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Dr. Brandith Irwin can tell almost immediately if a new patient is an endurance athlete.
“Most endurance athletes, as they age, have cardiovascular systems 10-15 years younger, but skin that’s 10-15 years older,” said Irwin, a board-certified dermatologist and founder of skincare guide SkinTour. Indeed, study after study has shown that endurance athletes have a greater preponderance of skin cancer and sun damage when compared to others in their age and sex cohorts who are not active.
“Triathletes are just outdoors more, let’s face it. Even if you train part of the time in an indoor pool, most training for triathlons is outdoors,” said Irwin. “As a result, damage to skin happens–the two big ones are skin cancers and premature aging.”
Because of this increased risk, a yearly visit to a dermatologist for a skin cancer screening is a must. According to the Skin Cancer Foundation, 99 percent of all skin cancer cases are curable if diagnosed and treated early. But this diligence should also apply to preventing such damage from happening in the first place. Training exclusively indoors to avoid the sun is one option, but not always a feasible one–and it’s probably overkill, said Irwin.
“Damage to skin is largely preventable with just five minutes of time before your training sessions or races,” explained Irwin. “A simple daily skincare routine really does make a big difference over time.”
Your Five-Minute Routine
30 seconds: Choose the right sunscreen
The stuff you use for day-to-day sunscreen? It won’t cut it for a swim, bike, or run workout. “You need a sweat-resistant and water-resistant sunscreen that lasts at least 80 minutes. This should contain 10 to 20 percent zinc,” said Irwin. “Zinc is the sunscreen ingredient that blocks UVA and UVB most effectively.”
Don’t worry too much about SPF numbers–as long as it’s over 30, it’s a solid pick. “SPF doesn’t matter as much as the zinc percentage.”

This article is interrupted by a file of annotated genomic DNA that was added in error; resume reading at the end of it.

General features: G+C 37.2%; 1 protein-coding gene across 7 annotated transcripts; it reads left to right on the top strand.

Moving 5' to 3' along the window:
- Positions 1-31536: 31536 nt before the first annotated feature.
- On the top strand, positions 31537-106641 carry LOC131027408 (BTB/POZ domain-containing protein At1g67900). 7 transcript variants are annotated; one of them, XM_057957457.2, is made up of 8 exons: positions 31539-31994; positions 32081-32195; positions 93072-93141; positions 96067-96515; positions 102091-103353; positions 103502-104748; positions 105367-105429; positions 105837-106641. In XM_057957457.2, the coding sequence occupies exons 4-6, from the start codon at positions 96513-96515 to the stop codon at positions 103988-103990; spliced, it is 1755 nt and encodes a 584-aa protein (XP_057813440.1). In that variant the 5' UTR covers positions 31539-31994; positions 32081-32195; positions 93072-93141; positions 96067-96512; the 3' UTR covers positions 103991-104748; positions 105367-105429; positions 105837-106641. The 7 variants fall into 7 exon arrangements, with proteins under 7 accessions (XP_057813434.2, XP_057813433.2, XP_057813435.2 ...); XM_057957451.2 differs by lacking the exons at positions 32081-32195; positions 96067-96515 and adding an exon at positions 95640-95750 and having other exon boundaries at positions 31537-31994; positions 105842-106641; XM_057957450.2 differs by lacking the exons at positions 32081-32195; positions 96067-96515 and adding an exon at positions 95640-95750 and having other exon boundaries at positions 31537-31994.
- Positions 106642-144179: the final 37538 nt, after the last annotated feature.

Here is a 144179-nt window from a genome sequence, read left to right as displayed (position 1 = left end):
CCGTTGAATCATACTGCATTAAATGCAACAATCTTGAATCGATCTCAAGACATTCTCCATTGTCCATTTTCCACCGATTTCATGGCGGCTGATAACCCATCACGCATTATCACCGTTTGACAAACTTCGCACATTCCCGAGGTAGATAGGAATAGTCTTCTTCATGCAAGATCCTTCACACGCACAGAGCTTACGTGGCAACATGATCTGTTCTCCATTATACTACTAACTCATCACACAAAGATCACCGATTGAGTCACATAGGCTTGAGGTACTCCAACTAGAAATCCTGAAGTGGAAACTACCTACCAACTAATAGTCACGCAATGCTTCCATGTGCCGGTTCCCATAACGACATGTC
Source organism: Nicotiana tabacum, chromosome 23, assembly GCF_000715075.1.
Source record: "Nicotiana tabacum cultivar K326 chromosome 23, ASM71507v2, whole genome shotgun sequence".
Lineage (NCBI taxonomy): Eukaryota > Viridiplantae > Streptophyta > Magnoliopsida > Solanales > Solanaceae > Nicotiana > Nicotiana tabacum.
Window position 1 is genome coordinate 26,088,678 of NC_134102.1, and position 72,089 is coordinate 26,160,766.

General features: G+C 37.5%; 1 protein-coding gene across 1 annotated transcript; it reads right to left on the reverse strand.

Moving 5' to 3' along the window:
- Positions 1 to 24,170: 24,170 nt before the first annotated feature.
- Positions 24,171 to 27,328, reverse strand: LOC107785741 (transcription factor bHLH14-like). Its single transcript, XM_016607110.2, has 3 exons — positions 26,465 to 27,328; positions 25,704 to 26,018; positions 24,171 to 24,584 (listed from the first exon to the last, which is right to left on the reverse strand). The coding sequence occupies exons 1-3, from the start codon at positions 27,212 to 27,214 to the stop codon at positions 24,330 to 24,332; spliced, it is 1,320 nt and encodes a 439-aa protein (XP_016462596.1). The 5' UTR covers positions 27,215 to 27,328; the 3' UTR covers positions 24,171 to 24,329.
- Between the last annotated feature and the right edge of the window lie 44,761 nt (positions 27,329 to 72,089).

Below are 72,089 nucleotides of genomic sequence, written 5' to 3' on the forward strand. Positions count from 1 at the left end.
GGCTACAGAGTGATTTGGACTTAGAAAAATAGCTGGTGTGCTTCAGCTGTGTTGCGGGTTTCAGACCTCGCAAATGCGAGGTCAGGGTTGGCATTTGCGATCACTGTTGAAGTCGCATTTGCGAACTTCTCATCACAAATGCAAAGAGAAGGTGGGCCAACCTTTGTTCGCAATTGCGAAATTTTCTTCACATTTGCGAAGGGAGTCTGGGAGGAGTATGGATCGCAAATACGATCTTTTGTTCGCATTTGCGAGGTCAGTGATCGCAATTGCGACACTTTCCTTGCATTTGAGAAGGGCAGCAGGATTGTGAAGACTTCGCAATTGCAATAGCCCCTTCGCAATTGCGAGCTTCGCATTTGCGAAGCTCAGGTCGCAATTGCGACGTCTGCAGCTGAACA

The common direction for sunscreen is to “apply liberally”–and most people misinterpret what that means. A better guide is to cover a layer you can see over the areas that will be exposed to the sun, then massage this layer into the skin. Remember the areas that are often forgotten, like the small of your back (which is often exposed when a tri top rides up in aero position), neck, and ears. If you have thinning hair, apply sunscreen to your scalp as well. In total, you should use at least one ounce of sunscreen (the equivalent of a shot glass full of lotion for the body, plus a nickel-sized dollop for the face).
Let the sunscreen dry before putting on clothes. Rushing to get dressed while the sunscreen is still wet can cause the product to smear on your clothes instead of protecting your skin.
Put your workout clothes on–ideally, items containing Ultraviolet Protective Factor, or UPF. This textile equivalent of SPF adds a layer of protection against the sun. Though the idea of wearing more clothing may sound stifling, Irwin said many UPF items on the market today are extremely breathable, even in environments with high heat and humidity.
Before heading outside, apply a sunscreen lip balm containing zinc to the lips: “Many skin cancers occur on and around the lips,” said Irwin.
If your workout will be longer than an hour, stash extra sunscreen in your bike bag or jersey pocket to reapply on the go. Irwin recommended powder sunscreens for these touch-ups, as they are small, lightweight, and easy to use on the fly. It may seem like a nuisance to stop mid-workout to reapply sunscreen, but one minute of prevention could save your skin from a lifetime of damage.
If you forgot to reapply during your ride, or if you notice your skin turning pink when you get home from your long run, Irwin said to take an anti-inflammatory like aspirin or ibuprofen to minimize pain and inflammation. It’s also recommended to jump into a cool shower to stop the skin from becoming irritated and drink plenty of water keep skin well-hydrated.